And we, for the heart's herbarium,

Gather flowers in dreamland born,
Till the sky-lark, soaring to her

Golden window, wakes the morn.

DWELLERS IN THE DEEP.

BY GEORGE ST. CLAIR, F.G.S., ETC. CHAPTER 1.—THE DEEP ITSELF. DISTRIBUTION OF LIFE IN THE SEAS. “ The sea! the sea! the open sea!

the image of eternity-we should surely dive The blue, the fresh, the ever free!

into its depths with a sure anticipation that In the wear 1860. Dr. G. Hartwig prefaced and recesses are filled with things of interest Wonderz” with the enthusiastic words—“For How large is the sea ? The length of all years my daily walks have been upon the the coasts which form the boundary between beach, and I have learned to love the ocean as

sea and land can only be roughly estimated ; the Swiss mountaineer loves his native Alps, for who could measure with accuracy the or the Highlander the heath-covered hills of numberless windings of so many shores? The Caledonia. May these feelings have imparted entire coast line of deeply-indented Europe somie warmth to the following pages, and serve

and her larger isles measures about 21,000 to render the reader more indulgent to their miles, equal to the circumference of the earth; faults.” Unlike the worthy doctor, the present and the entire coast line of the globe amounts writer cannot boast an extensive personal to about 136,000 miles, which it would take acquaintance with the ocean and its in the best pedestrian full twenty-five years to habitants, though he hopes that he shares in

traverse from end to end. But the extent of some degree the enthusiasm. On the shore he coast line gives us little or no idea of the has been, and that not merely once or twice, amount of water on the globe, for the length and has seen enough to make him love the of coast might be greater, and the surface of subject, and to read with avidity what others

the ocean become less in consequence, as would have written about it; and the works of our happen if Britain were lifted a mile out of the naturalists and comparative anatomists are

water, and as does happen whenever Vulcan now themselves becoming like the ocean

throws up a new isle in the sea. However, of waters-voluminous and beautiful and full of

all the gods that divide the empire of earth, treasures inviting the dredge of the ex- | Neptune rules over the widest realms. If a plorer. For the benefit of my young readers, giant hand were to uproot the Andes, and cast I shall lower the dredging apparatus into both them into the sea, they would be engulfed in the natural and the literary waters, and regard the abyss, and scarcely raise the general level all as fish that comes to my net. Therefore, of the waters. The South American Pampas, to save myself endless trouble as I go on, and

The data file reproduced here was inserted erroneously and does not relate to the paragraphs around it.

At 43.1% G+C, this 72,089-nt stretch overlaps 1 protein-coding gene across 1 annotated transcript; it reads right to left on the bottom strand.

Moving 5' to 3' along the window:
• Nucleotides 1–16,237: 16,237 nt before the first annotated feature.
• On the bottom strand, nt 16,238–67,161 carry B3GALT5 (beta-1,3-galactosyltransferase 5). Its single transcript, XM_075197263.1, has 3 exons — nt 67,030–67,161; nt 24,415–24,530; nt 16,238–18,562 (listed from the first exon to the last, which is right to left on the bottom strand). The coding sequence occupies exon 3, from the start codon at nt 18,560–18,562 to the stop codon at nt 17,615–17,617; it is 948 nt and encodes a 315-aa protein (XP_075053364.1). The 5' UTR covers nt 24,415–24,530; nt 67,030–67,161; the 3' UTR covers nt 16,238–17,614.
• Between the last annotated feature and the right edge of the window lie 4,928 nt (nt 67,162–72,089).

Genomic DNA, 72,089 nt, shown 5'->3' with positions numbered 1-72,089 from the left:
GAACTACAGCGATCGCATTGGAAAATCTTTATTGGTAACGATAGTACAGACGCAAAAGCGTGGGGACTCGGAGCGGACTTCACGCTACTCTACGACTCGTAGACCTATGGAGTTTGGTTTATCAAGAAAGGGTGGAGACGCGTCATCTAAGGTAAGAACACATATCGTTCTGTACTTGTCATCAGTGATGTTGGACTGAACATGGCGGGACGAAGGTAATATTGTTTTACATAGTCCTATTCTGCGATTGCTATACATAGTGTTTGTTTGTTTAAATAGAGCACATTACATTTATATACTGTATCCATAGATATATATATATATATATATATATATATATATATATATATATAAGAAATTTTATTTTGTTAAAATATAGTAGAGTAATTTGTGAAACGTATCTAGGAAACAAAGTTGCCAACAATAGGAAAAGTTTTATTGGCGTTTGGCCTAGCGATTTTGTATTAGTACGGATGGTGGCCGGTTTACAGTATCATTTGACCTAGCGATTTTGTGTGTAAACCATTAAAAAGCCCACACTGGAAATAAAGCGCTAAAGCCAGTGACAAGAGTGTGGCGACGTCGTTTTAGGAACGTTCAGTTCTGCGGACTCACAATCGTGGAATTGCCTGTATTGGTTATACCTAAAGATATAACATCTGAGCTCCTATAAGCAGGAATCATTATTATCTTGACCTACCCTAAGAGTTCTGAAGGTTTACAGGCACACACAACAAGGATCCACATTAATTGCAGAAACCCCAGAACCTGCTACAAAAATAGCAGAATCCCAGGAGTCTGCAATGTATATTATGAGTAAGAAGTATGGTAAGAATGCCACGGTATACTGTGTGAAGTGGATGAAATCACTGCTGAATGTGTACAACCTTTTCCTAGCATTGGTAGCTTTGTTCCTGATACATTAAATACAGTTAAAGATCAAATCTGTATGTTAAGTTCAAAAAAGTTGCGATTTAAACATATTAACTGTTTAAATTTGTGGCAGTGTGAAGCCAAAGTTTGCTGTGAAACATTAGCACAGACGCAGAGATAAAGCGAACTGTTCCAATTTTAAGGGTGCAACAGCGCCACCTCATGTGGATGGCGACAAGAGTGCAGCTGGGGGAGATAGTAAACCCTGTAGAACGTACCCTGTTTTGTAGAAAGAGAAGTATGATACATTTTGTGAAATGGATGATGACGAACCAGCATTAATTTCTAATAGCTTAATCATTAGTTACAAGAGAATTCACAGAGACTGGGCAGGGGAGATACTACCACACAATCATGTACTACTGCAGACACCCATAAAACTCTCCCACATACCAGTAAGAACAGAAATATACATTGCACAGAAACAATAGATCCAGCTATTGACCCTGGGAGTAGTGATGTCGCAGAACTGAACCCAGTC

bounded on the north by tropical palm-trees, also to guard against the commission of in

and on the south by wintry firs, are no doubt justice, I may as well apologise beforehand to of magnificent dimensions, yet these vast Gosse and Hartwig, to Lewis and Kingsley, to deserts seem insignificant when compared Forbes and Woodward and Agassiz, to Rymer with the boundless plains of earth-encircling Jones, to all other great authorities, for the

ocean. Nay, a whole continent, even America free use I shall make of their excellent works. or Asia, appears small against the immensity

How dearly đo Englishmen love the sea of the sea, which covers with its rolling waves Though born as far inland as their narrow nearly three-fourths of the entire surface of isle admits of, they snuff the salt-breeze, and

the globe. long to do battle with the billows;

Before we can estimate the volume of the “Others may use the ocean as their road,

ocean waters, we must ask—How deep is the Only the English make it their abode."

sea ? The first inquisitive navigators in the

good old times might indulge in surmises; To the Englishman the sea is a passion, and but only in these latter days could the question its fascination makes him reckless of the con- be answered. Until recent years, a continuous sequences. How magniticently grand does the series of soundings had been rendered difficult idea of ocean swell out in our imagination, by the fact of each sounding costing the ship when we consider that its various shores a fresh line; for however strongly the line was witness at one and the same time the rising made, when once out it could never be reand the setting of the sun, the darkness of covered. The Americans have invented a night and the full blaze of day, the rigour of mode by which the weight, on touching the winter and the smiling cheerfulness of spring! bottom, is detached, so that the line may be And how vast does our thought of it become drawn back with ease. In the North Sea, when we remember that “its waves have Lord Mulgrave sounded to the depth of 4,680 rolled above the cities of a world gone by,” feet without reaching bottom. Off the coast and that in its depths are hidden world on of Greenland, Captain Scoresby sounded with world of animated existence, strange and a line of 7,200 feet with the same result. The beautiful and wonderful! If we value the Baltic Sea has a depth of only 120 feet beocean because it bears our ships—if we admire tween the coasts of Germany and Sweden. it as being boundless, endless, and sublime, The Adriatic, between Venice and Trieste, has